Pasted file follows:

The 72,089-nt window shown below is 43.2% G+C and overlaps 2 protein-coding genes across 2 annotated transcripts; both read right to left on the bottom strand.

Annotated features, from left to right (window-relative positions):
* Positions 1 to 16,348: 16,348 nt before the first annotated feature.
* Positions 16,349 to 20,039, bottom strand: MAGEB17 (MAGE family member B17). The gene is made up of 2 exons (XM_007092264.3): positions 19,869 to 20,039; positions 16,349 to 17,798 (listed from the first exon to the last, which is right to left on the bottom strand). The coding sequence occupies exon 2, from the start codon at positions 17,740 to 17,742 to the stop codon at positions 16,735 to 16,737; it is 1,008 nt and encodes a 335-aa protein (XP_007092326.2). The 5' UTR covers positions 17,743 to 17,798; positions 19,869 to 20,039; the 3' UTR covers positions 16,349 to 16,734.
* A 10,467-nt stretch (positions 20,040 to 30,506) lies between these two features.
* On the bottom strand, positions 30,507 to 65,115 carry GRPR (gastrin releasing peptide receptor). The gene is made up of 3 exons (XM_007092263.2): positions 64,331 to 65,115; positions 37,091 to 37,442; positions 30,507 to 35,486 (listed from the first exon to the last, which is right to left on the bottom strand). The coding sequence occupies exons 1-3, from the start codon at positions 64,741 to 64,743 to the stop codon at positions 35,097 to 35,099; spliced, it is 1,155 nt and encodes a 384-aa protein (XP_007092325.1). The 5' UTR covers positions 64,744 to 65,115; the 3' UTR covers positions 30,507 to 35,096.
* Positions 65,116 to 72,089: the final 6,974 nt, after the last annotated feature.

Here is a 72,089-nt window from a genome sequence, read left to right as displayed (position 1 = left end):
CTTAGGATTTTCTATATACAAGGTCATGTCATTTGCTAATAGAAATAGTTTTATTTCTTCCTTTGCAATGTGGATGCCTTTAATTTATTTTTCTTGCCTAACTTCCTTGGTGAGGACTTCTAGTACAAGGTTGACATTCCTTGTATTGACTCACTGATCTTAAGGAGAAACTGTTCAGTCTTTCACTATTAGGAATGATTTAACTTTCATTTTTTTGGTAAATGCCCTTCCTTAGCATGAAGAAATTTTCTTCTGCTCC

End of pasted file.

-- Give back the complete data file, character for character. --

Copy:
The 72,089-nt window shown below is 43.2% G+C and overlaps 2 protein-coding genes across 2 annotated transcripts; both read right to left on the bottom strand.

Annotated features, from left to right (window-relative positions):
* Positions 1 to 16,348: 16,348 nt before the first annotated feature.
* Positions 16,349 to 20,039, bottom strand: MAGEB17 (MAGE family member B17). The gene is made up of 2 exons (XM_007092264.3): positions 19,869 to 20,039; positions 16,349 to 17,798 (listed from the first exon to the last, which is right to left on the bottom strand). The coding sequence occupies exon 2, from the start codon at positions 17,740 to 17,742 to the stop codon at positions 16,735 to 16,737; it is 1,008 nt and encodes a 335-aa protein (XP_007092326.2). The 5' UTR covers positions 17,743 to 17,798; positions 19,869 to 20,039; the 3' UTR covers positions 16,349 to 16,734.
* A 10,467-nt stretch (positions 20,040 to 30,506) lies between these two features.
* On the bottom strand, positions 30,507 to 65,115 carry GRPR (gastrin releasing peptide receptor). The gene is made up of 3 exons (XM_007092263.2): positions 64,331 to 65,115; positions 37,091 to 37,442; positions 30,507 to 35,486 (listed from the first exon to the last, which is right to left on the bottom strand). The coding sequence occupies exons 1-3, from the start codon at positions 64,741 to 64,743 to the stop codon at positions 35,097 to 35,099; spliced, it is 1,155 nt and encodes a 384-aa protein (XP_007092325.1). The 5' UTR covers positions 64,744 to 65,115; the 3' UTR covers positions 30,507 to 35,096.
* Positions 65,116 to 72,089: the final 6,974 nt, after the last annotated feature.

Here is a 72,089-nt window from a genome sequence, read left to right as displayed (position 1 = left end):
CTTAGGATTTTCTATATACAAGGTCATGTCATTTGCTAATAGAAATAGTTTTATTTCTTCCTTTGCAATGTGGATGCCTTTAATTTATTTTTCTTGCCTAACTTCCTTGGTGAGGACTTCTAGTACAAGGTTGACATTCCTTGTATTGACTCACTGATCTTAAGGAGAAACTGTTCAGTCTTTCACTATTAGGAATGATTTAACTTTCATTTTTTTGGTAAATGCCCTTCCTTAGCATGAAGAAATTTTCTTCTGCTCC